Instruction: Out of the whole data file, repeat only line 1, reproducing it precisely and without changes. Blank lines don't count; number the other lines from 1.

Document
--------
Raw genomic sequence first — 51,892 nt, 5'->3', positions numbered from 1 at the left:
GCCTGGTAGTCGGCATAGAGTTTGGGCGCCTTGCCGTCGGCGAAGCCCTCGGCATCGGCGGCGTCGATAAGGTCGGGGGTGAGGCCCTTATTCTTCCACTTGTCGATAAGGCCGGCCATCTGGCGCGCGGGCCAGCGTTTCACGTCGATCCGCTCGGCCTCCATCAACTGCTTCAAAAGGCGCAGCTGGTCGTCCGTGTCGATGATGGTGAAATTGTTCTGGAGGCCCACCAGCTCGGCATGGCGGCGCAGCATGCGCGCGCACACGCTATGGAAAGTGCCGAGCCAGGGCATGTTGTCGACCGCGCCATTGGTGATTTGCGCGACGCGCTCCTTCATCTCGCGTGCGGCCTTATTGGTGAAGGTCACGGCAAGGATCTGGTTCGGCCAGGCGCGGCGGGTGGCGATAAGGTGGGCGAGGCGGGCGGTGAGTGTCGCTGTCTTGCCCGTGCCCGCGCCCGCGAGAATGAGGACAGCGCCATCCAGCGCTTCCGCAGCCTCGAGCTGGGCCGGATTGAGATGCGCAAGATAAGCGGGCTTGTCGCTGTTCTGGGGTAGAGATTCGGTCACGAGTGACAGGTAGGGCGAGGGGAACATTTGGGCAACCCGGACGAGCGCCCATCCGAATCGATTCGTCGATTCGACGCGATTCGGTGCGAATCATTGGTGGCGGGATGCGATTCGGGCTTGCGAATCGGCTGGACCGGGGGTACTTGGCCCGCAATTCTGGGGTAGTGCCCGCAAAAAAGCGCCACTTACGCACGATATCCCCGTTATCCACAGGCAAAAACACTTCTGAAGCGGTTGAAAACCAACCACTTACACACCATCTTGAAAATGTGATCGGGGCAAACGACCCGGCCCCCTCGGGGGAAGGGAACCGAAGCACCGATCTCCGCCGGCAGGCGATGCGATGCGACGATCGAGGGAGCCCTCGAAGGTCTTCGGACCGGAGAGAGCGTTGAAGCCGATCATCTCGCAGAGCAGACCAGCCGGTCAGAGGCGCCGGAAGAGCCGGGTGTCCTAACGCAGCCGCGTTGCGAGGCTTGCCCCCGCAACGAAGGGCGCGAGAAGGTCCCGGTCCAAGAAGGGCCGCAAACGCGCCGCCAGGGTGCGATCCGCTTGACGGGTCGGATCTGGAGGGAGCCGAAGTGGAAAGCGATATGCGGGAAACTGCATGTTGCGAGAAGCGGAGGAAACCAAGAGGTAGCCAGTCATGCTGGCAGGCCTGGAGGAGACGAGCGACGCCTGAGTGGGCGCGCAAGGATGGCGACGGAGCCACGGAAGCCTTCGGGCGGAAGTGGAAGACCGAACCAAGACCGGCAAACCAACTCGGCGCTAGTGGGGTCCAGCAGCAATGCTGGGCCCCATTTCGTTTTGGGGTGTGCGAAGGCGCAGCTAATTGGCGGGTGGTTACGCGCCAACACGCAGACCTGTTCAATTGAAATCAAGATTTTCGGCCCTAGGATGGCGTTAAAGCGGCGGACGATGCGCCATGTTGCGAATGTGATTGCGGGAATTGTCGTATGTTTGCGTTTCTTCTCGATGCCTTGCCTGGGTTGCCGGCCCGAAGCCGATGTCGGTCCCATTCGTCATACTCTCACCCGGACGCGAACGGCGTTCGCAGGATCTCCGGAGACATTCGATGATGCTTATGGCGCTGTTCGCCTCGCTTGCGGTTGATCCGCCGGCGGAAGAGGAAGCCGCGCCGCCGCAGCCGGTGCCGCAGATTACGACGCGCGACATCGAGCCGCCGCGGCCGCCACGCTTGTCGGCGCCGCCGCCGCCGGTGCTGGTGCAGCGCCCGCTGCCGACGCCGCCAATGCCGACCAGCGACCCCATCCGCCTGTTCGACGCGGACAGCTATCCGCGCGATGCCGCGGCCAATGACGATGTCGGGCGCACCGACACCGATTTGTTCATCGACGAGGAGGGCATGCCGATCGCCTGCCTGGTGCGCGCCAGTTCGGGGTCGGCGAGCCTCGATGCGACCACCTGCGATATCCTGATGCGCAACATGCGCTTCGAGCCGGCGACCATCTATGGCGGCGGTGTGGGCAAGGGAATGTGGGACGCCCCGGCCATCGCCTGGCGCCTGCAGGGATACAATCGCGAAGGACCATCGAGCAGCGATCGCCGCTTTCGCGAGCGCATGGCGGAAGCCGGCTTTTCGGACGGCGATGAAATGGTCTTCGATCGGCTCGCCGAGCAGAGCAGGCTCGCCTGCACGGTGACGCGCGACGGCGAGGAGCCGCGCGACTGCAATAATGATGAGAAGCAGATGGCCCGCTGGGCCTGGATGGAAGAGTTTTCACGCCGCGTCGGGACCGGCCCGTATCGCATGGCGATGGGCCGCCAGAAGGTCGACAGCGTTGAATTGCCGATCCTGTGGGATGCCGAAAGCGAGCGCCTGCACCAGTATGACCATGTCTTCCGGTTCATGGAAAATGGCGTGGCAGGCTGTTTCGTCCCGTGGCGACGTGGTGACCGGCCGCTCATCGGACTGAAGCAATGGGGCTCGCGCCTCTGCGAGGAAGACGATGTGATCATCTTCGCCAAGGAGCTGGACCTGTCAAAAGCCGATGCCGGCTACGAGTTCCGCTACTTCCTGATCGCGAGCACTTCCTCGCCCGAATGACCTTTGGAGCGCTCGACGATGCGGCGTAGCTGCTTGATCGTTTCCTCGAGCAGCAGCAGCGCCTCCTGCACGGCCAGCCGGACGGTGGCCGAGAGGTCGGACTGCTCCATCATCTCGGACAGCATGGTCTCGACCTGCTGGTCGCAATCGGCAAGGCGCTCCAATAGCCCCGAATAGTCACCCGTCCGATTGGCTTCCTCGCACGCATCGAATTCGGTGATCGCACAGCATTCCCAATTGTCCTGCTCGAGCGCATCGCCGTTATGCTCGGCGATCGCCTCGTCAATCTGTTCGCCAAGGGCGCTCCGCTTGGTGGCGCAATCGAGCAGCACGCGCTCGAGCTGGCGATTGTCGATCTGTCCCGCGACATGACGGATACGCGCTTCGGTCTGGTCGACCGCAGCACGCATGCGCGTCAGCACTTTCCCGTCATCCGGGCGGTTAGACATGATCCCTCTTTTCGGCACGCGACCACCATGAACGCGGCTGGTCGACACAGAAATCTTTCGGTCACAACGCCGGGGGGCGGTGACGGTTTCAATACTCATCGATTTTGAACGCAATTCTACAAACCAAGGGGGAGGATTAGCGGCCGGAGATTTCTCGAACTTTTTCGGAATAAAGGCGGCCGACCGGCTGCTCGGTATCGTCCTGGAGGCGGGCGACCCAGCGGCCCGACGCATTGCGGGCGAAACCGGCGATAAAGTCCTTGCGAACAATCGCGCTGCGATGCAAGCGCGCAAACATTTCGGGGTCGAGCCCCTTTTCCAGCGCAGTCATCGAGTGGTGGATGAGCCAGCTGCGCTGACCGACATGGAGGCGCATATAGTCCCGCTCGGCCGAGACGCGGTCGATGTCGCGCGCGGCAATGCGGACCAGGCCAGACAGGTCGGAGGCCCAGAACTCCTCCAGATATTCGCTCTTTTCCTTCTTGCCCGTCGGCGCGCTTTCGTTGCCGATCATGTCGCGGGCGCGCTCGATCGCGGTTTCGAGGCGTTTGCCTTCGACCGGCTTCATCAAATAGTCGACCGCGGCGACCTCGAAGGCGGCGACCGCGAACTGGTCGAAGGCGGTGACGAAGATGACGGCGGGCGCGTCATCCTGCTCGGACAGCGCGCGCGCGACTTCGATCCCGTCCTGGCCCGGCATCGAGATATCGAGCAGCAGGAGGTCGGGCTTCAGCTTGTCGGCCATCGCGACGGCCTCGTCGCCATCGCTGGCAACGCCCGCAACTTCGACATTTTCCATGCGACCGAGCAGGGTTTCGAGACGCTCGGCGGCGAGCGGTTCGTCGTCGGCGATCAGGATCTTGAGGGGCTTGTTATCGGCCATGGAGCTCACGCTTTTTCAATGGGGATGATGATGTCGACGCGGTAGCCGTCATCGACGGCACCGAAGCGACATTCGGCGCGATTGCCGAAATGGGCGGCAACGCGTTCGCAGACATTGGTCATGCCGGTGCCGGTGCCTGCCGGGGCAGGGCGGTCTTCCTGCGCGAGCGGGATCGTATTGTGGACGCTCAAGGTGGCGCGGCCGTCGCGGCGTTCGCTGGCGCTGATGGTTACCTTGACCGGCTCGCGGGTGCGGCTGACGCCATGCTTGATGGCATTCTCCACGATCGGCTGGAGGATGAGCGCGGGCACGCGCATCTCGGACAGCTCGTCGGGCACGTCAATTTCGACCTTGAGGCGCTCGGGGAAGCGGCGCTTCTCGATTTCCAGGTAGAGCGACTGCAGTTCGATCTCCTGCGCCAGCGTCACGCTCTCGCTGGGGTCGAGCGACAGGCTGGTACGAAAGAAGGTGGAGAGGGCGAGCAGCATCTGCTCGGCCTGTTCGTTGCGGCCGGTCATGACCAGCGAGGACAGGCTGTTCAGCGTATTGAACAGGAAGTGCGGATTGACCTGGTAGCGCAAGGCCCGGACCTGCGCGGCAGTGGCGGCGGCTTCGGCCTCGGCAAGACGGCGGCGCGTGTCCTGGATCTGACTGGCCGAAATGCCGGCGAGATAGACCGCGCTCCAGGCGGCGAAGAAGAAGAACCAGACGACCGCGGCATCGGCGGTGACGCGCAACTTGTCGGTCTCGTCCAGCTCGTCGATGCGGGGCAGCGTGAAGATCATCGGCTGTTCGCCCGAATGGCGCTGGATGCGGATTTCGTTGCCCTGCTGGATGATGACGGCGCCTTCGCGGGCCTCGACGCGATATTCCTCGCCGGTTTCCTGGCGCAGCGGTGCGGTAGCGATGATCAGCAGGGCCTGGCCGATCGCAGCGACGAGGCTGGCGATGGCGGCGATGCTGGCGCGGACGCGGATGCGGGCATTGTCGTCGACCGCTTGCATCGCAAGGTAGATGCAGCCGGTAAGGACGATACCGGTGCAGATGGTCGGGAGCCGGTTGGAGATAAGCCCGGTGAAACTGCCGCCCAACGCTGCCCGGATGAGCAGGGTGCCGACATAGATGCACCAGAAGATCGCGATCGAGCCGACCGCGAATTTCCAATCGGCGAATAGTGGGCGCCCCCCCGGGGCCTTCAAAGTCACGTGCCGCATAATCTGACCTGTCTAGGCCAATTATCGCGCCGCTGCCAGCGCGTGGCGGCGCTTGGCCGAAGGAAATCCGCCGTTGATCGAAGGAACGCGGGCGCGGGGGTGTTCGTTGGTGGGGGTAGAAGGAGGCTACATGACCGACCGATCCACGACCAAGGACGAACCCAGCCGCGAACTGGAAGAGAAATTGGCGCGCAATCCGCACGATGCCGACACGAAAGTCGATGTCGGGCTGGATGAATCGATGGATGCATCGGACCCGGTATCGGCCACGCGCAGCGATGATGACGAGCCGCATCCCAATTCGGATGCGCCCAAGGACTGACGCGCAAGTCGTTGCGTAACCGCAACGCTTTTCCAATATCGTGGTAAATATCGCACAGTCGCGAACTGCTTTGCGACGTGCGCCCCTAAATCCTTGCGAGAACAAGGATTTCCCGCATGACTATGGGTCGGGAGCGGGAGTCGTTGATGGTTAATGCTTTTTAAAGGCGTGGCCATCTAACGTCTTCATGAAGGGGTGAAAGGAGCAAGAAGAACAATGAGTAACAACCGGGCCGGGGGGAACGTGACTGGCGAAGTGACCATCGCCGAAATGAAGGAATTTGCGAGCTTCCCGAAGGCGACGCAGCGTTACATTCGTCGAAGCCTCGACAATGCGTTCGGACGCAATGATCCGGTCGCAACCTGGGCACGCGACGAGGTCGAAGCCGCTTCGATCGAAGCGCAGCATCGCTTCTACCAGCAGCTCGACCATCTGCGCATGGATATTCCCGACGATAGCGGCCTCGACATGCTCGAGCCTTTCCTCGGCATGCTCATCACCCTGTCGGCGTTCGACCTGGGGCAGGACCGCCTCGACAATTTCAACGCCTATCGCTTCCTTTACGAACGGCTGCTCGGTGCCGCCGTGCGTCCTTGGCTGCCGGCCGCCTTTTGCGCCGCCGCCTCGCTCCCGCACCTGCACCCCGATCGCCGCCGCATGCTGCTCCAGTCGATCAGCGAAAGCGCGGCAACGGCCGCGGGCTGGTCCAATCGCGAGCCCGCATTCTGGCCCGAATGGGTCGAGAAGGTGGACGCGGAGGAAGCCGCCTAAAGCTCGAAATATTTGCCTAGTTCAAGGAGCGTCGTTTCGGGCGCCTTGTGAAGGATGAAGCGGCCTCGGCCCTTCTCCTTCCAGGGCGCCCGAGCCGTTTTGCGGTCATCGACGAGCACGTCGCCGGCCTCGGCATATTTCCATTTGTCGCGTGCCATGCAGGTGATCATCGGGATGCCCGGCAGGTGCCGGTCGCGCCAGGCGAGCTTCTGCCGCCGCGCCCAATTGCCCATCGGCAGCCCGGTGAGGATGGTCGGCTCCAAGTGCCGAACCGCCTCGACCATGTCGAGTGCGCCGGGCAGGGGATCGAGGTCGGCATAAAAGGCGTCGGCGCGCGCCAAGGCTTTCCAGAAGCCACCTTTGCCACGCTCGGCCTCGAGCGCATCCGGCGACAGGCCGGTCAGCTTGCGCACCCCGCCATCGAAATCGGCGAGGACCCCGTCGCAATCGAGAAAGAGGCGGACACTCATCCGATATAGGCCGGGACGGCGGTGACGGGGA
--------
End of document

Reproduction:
Raw genomic sequence first — 51,892 nt, 5'->3', positions numbered from 1 at the left: